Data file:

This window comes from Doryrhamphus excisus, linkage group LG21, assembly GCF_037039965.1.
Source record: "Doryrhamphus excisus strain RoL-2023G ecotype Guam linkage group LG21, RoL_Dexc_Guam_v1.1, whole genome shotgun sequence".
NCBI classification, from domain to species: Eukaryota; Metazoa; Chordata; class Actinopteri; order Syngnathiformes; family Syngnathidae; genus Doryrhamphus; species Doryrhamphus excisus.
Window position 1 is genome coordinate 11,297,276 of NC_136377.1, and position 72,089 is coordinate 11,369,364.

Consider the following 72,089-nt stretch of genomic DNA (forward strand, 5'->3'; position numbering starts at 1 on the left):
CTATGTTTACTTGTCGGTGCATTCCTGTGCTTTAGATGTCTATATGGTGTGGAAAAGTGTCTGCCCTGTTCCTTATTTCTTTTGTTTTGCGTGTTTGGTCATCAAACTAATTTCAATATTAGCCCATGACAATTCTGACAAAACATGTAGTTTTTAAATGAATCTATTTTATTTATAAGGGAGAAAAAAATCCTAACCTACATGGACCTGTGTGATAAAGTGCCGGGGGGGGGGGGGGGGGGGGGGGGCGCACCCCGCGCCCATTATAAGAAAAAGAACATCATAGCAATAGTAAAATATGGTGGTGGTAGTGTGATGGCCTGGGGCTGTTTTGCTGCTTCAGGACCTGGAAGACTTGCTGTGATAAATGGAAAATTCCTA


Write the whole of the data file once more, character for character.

This window comes from Doryrhamphus excisus, linkage group LG21, assembly GCF_037039965.1.
Source record: "Doryrhamphus excisus strain RoL-2023G ecotype Guam linkage group LG21, RoL_Dexc_Guam_v1.1, whole genome shotgun sequence".
NCBI classification, from domain to species: Eukaryota; Metazoa; Chordata; class Actinopteri; order Syngnathiformes; family Syngnathidae; genus Doryrhamphus; species Doryrhamphus excisus.
Window position 1 is genome coordinate 11,297,276 of NC_136377.1, and position 72,089 is coordinate 11,369,364.

Consider the following 72,089-nt stretch of genomic DNA (forward strand, 5'->3'; position numbering starts at 1 on the left):
CTATGTTTACTTGTCGGTGCATTCCTGTGCTTTAGATGTCTATATGGTGTGGAAAAGTGTCTGCCCTGTTCCTTATTTCTTTTGTTTTGCGTGTTTGGTCATCAAACTAATTTCAATATTAGCCCATGACAATTCTGACAAAACATGTAGTTTTTAAATGAATCTATTTTATTTATAAGGGAGAAAAAAATCCTAACCTACATGGACCTGTGTGATAAAGTGCCGGGGGGGGGGGGGGGGGGGGGGGGCGCACCCCGCGCCCATTATAAGAAAAAGAACATCATAGCAATAGTAAAATATGGTGGTGGTAGTGTGATGGCCTGGGGCTGTTTTGCTGCTTCAGGACCTGGAAGACTTGCTGTGATAAATGGAAAATTCCTA